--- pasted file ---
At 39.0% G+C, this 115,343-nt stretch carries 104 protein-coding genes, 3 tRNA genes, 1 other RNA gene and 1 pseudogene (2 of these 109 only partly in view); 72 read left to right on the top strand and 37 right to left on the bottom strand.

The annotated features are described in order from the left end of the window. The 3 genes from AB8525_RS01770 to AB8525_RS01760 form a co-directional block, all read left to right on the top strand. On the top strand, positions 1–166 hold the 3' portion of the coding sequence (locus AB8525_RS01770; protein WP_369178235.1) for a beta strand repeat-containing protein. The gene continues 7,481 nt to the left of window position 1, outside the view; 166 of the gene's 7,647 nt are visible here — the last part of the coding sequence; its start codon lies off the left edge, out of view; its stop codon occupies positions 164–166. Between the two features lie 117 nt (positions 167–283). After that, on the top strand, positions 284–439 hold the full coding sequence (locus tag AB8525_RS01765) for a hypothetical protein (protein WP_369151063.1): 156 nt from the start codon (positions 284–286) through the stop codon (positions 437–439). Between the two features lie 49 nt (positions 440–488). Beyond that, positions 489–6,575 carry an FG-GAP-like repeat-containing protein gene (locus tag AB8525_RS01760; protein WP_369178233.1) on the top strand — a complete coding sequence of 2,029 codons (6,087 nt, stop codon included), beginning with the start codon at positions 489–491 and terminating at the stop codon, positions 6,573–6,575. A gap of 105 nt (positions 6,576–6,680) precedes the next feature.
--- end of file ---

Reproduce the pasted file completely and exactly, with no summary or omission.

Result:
At 39.0% G+C, this 115,343-nt stretch carries 104 protein-coding genes, 3 tRNA genes, 1 other RNA gene and 1 pseudogene (2 of these 109 only partly in view); 72 read left to right on the top strand and 37 right to left on the bottom strand.

The annotated features are described in order from the left end of the window. The 3 genes from AB8525_RS01770 to AB8525_RS01760 form a co-directional block, all read left to right on the top strand. On the top strand, positions 1–166 hold the 3' portion of the coding sequence (locus AB8525_RS01770; protein WP_369178235.1) for a beta strand repeat-containing protein. The gene continues 7,481 nt to the left of window position 1, outside the view; 166 of the gene's 7,647 nt are visible here — the last part of the coding sequence; its start codon lies off the left edge, out of view; its stop codon occupies positions 164–166. Between the two features lie 117 nt (positions 167–283). After that, on the top strand, positions 284–439 hold the full coding sequence (locus tag AB8525_RS01765) for a hypothetical protein (protein WP_369151063.1): 156 nt from the start codon (positions 284–286) through the stop codon (positions 437–439). Between the two features lie 49 nt (positions 440–488). Beyond that, positions 489–6,575 carry an FG-GAP-like repeat-containing protein gene (locus tag AB8525_RS01760; protein WP_369178233.1) on the top strand — a complete coding sequence of 2,029 codons (6,087 nt, stop codon included), beginning with the start codon at positions 489–491 and terminating at the stop codon, positions 6,573–6,575. A gap of 105 nt (positions 6,576–6,680) precedes the next feature.